RIP Washington Redskins

Z stands for Zeta, the last letter, the end, the ultimate, bottom of the heap. Z also stands for ‘Zorn’, the last name of the head coach of this year’s incarnation of the professional football team known as the ‘Washington Redskins’. Although, the team, since 1999, should actually be called the ‘Dan Snyder Ego Feast’. Seems money can’t buy a Super Bowl or a team that is actually competitive in the National Football League. Snyder also has an option to open an arena league expansion team. I guess that means that the Washington D.C. area has a chance to have not one, but two mediocre football teams.

After the second coming of Joe Gibbs failed to resurrect the glory day of the Skins, Snyder decided to reach all the way to Washington State to hire first-time head coach Jim Zorn (or maybe he got confused and thought Seattle, Washington was some newly developed suburban area perhaps in Northern Virginia). This too has proven a bust, much like his ill-advised promotion from college to pro of Steve Spurrier.

The excuse for the past few weeks for losing miserably with an offense built around running back / prima donna Clinton Portis, is that gee whiz those other guys were tough – Dallas, Giants, Baltimore, etc. all winning teams this year. Until today, when the Skins trailed the hapless Cincinnatti Bengals (2-11-1) for the entire game. No, the Bengals are not a tough team. They ranked dead last in the NFL in many key stats that would suggest the Redskins had a good shot at practicing their execution a bit and getting down to some serious business of beating a lesser team. That did not happen.

No, the Redskins are not a good team that has failed to live up to expectations by blowing it againt more superior talent. The Redksins are a terrible team that started the season on a lucky streak and then have failed to live up to their own hype. Poor coaching, once again, is compounded by bone-headed hypesters who are legends only in their own mind. Clinton Portis is a good running back. That is, when he’s healthy. But good running backs do not make an offense. Good quarterbacks make an offense. Good receivers make an offense. Good offensive lines make an offense. In other words, good offensive squads make a good offense. You must pass AND run AND block in professional football. The Redskins have proven they do none of this particularly well.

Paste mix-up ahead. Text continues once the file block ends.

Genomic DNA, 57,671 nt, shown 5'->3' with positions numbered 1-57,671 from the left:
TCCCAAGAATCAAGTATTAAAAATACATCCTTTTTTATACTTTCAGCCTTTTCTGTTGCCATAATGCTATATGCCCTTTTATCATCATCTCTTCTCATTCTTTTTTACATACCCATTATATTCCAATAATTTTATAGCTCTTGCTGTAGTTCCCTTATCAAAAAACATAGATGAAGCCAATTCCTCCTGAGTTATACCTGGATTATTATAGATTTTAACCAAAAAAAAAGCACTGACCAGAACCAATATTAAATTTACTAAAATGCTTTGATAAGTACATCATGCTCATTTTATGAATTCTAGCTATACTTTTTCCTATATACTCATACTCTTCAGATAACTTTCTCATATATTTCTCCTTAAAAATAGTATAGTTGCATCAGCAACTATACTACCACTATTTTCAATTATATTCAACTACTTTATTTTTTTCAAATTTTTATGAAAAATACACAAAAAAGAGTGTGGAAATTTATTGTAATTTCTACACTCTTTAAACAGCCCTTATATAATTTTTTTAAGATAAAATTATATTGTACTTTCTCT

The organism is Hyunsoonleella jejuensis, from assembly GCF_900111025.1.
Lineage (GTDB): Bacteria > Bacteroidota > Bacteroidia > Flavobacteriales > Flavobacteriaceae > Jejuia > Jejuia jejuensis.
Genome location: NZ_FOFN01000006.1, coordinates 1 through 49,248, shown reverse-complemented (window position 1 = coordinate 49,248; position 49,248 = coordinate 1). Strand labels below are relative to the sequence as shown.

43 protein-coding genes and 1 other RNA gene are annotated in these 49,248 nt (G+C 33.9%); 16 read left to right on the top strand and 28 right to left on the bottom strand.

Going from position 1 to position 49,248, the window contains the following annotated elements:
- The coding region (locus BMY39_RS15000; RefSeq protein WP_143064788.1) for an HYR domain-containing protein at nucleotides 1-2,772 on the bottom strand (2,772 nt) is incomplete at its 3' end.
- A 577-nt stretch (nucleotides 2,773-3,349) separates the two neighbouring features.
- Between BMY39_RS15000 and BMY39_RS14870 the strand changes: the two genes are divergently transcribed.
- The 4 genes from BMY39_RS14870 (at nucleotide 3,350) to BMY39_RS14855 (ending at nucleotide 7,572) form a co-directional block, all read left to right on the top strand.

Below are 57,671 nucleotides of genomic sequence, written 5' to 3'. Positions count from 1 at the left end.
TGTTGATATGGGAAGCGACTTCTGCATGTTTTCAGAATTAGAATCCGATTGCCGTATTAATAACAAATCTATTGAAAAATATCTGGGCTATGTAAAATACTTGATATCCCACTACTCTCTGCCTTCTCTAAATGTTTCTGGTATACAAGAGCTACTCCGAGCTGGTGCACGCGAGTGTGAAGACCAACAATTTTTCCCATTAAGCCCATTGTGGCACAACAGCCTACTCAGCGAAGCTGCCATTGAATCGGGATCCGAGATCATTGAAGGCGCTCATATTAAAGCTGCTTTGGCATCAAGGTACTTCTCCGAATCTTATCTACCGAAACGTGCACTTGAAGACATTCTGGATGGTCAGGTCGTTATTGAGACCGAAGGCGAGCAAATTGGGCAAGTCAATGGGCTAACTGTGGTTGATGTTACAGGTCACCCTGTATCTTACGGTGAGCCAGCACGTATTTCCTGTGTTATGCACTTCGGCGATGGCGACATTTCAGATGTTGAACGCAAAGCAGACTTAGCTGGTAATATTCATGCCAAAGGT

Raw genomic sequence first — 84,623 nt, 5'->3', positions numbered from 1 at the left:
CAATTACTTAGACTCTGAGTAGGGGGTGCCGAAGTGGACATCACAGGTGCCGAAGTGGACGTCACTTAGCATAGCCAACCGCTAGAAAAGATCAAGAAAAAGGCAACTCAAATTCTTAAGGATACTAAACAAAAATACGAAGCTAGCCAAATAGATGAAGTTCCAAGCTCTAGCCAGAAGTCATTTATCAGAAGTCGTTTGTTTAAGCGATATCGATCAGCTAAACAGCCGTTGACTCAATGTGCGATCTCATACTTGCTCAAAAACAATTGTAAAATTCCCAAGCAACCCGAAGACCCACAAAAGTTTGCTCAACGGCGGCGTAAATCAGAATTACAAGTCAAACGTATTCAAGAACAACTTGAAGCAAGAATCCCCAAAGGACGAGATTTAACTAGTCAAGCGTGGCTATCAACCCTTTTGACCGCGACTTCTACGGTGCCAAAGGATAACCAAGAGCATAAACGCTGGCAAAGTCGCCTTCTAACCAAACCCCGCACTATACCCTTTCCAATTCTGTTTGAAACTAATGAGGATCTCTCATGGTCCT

Credit can be given to the Skins defense, which is half-way decent. But their kicking game is abyssmal. Their special teams are just a tad better than their offense, thanks to Rock Cartwright. Otherwise, this team is a sad excuse for a professional sports organization whose traditional fans up and down the 95 corridor these days have ample options to finally give up on Dan Snyder and his terrible management. For those more to the South, the Carolina Panthers (10-3) are a good option. For those to the North of D.C., the Baltimore Ravens also pose an attractive choice.

While you can buy the rights to a brand name and buy a stadium, and hire a bunch of people who suit up in uniforms that look like the Washington Redskins, you can’t buy a team. A team develops from the chemistry of the individuals that are skillfully brought together and coached to work together. So far, since 1999, I have yet to see a squad that resembles something I would describe as more than just a bunch of overpaid football players who win a few games every now and then. A team? No. I have yet to see a Redskins football team in the Dan Snyder era. Just a collection of hired hands who go through the motions.